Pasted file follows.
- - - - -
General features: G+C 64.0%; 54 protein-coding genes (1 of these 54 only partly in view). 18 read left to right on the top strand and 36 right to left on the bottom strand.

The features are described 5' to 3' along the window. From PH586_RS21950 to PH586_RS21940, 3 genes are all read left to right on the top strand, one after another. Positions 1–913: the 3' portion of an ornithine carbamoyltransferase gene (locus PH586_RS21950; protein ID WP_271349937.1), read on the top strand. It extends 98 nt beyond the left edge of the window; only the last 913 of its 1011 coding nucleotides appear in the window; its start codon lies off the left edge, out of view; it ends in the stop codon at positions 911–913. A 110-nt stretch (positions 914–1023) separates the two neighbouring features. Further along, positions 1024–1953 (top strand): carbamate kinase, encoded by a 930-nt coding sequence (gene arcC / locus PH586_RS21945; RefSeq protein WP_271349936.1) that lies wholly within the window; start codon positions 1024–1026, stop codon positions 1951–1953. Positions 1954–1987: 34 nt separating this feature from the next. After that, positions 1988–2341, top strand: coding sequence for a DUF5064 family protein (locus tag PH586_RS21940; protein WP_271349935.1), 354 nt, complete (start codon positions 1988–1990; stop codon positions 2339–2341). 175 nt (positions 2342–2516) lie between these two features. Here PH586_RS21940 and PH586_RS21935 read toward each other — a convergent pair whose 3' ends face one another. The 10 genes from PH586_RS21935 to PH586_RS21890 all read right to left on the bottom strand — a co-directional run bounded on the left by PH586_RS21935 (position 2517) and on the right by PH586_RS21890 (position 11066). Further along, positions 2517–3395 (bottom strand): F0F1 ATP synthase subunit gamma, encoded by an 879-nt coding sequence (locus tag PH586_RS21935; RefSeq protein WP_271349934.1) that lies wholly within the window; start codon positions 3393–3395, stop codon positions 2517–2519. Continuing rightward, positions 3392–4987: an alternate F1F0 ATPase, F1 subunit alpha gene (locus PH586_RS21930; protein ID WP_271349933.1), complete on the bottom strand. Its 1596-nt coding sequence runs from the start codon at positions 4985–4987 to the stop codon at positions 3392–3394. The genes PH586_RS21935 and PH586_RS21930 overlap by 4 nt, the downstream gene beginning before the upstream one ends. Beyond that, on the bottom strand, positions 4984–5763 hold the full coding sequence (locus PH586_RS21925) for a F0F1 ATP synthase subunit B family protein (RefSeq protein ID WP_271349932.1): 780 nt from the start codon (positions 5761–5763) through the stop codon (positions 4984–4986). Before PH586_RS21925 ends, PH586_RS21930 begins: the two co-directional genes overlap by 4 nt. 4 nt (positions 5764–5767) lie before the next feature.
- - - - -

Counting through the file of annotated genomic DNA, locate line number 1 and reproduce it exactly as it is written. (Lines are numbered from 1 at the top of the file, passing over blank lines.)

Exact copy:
General features: G+C 64.0%; 54 protein-coding genes (1 of these 54 only partly in view). 18 read left to right on the top strand and 36 right to left on the bottom strand.